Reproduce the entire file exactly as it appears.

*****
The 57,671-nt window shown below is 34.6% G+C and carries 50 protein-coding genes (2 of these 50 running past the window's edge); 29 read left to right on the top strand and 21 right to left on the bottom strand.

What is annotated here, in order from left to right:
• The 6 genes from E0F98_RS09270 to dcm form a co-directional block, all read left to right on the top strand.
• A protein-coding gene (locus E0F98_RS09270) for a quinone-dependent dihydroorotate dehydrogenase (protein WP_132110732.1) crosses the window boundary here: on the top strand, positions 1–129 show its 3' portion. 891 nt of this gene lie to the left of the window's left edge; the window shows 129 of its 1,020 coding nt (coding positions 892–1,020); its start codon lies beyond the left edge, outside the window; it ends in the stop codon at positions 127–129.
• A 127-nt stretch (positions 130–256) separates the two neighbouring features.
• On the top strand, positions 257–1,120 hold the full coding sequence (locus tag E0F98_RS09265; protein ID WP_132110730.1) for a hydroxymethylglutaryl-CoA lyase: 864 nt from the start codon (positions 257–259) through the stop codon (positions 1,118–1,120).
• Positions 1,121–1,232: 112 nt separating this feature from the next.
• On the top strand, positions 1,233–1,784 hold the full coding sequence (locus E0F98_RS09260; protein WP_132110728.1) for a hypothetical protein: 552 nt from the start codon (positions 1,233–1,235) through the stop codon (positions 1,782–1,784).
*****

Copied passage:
The 57,671-nt window shown below is 34.6% G+C and carries 50 protein-coding genes (2 of these 50 running past the window's edge); 29 read left to right on the top strand and 21 right to left on the bottom strand.

What is annotated here, in order from left to right:
• The 6 genes from E0F98_RS09270 to dcm form a co-directional block, all read left to right on the top strand.
• A protein-coding gene (locus E0F98_RS09270) for a quinone-dependent dihydroorotate dehydrogenase (protein WP_132110732.1) crosses the window boundary here: on the top strand, positions 1–129 show its 3' portion. 891 nt of this gene lie to the left of the window's left edge; the window shows 129 of its 1,020 coding nt (coding positions 892–1,020); its start codon lies beyond the left edge, outside the window; it ends in the stop codon at positions 127–129.
• A 127-nt stretch (positions 130–256) separates the two neighbouring features.
• On the top strand, positions 257–1,120 hold the full coding sequence (locus tag E0F98_RS09265; protein ID WP_132110730.1) for a hydroxymethylglutaryl-CoA lyase: 864 nt from the start codon (positions 257–259) through the stop codon (positions 1,118–1,120).
• Positions 1,121–1,232: 112 nt separating this feature from the next.
• On the top strand, positions 1,233–1,784 hold the full coding sequence (locus E0F98_RS09260; protein WP_132110728.1) for a hypothetical protein: 552 nt from the start codon (positions 1,233–1,235) through the stop codon (positions 1,782–1,784).